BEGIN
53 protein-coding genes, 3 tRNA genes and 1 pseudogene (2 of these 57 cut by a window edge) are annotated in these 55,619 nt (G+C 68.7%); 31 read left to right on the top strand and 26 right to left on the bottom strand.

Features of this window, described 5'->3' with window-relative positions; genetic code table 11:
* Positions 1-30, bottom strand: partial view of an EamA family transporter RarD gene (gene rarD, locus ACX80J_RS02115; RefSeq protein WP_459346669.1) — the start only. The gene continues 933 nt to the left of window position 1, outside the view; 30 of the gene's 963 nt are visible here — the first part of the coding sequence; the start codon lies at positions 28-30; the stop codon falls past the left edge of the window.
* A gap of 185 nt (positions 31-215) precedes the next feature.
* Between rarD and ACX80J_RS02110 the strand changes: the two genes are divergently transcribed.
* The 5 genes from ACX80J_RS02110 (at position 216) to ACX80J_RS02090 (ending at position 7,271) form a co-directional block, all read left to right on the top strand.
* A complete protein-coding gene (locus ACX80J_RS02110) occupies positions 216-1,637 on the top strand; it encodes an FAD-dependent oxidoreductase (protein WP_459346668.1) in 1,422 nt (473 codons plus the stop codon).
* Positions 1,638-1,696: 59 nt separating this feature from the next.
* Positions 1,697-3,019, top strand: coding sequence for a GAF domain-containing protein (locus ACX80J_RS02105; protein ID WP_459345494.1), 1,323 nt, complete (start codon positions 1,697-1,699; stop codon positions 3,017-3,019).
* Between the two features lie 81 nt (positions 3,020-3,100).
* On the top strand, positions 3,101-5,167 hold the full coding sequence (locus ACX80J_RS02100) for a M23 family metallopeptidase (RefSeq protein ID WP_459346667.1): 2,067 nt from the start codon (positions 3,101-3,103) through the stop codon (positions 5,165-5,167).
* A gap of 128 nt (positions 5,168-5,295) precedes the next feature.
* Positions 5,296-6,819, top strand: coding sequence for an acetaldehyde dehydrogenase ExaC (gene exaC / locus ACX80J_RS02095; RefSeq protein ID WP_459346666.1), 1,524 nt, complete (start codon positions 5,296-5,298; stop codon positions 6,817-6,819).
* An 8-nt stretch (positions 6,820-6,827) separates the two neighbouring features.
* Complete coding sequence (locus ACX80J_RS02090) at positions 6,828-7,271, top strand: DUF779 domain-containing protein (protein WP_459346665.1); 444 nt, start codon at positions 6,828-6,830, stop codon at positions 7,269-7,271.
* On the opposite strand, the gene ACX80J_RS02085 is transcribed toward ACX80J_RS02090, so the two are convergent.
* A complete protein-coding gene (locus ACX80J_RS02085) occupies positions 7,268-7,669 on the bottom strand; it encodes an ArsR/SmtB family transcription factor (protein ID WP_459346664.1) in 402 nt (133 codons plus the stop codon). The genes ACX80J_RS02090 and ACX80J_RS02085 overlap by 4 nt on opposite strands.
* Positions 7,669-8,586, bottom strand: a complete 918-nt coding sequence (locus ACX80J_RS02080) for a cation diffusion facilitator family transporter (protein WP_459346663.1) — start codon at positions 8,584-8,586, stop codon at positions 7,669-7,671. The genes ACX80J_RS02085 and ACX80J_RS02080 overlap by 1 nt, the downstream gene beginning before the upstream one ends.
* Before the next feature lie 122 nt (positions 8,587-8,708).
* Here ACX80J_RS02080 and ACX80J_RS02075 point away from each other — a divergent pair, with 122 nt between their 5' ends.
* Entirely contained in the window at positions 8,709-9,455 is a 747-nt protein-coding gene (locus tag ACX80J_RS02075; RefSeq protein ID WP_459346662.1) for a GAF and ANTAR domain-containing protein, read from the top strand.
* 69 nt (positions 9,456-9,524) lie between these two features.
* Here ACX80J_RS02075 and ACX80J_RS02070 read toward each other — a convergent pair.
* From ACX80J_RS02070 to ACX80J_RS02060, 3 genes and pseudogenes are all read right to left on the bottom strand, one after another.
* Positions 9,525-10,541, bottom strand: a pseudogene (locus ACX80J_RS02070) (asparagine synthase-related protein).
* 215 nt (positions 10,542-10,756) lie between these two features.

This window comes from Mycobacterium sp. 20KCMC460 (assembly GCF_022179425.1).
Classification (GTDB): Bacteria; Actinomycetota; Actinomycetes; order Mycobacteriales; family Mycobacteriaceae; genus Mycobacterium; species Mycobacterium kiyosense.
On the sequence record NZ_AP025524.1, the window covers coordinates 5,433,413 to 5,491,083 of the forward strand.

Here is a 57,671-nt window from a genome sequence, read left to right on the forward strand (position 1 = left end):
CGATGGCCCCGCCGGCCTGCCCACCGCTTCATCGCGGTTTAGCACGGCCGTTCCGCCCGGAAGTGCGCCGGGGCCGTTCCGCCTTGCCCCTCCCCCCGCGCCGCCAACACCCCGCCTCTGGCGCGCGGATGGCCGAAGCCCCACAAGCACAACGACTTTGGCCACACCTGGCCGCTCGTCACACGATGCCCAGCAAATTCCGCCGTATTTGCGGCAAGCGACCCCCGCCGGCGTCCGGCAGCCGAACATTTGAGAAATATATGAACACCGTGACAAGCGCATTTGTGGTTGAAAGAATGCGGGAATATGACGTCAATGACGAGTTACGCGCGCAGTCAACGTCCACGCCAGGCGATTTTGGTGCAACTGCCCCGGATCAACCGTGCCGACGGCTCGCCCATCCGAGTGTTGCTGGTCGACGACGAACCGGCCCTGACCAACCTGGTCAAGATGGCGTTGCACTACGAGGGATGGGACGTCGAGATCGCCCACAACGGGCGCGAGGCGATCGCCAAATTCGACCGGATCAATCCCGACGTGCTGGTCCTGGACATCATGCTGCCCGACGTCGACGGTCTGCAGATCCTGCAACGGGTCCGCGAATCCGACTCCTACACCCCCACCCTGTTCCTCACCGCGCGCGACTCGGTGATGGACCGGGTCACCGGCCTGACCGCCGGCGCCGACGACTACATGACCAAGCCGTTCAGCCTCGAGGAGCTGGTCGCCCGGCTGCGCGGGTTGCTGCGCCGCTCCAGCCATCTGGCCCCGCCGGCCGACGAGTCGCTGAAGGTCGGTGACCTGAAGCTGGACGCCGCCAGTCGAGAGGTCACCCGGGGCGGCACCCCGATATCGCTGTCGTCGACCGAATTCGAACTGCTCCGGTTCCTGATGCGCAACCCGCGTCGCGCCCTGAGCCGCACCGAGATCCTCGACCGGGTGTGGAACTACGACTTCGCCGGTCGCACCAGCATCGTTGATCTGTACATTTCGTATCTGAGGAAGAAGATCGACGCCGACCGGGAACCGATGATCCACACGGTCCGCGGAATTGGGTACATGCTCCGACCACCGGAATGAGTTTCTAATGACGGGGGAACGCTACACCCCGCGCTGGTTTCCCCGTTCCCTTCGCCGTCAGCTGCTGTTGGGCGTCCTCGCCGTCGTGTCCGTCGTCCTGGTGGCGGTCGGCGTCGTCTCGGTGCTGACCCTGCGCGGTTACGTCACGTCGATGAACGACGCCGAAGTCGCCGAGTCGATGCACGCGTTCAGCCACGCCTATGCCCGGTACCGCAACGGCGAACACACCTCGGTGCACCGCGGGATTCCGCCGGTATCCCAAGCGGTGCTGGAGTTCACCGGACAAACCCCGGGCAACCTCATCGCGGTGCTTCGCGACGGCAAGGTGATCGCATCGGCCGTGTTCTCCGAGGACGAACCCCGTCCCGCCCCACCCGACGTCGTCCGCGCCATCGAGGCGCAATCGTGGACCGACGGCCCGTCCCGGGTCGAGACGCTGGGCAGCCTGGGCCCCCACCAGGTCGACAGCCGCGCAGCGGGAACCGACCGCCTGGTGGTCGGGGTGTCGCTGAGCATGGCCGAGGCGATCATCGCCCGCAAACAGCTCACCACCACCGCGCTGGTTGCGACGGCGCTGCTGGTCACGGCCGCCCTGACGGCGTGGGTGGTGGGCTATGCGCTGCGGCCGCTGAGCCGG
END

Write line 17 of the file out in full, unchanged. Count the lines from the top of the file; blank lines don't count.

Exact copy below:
* A complete protein-coding gene (locus ACX80J_RS02085) occupies positions 7,268-7,669 on the bottom strand; it encodes an ArsR/SmtB family transcription factor (protein ID WP_459346664.1) in 402 nt (133 codons plus the stop codon). The genes ACX80J_RS02090 and ACX80J_RS02085 overlap by 4 nt on opposite strands.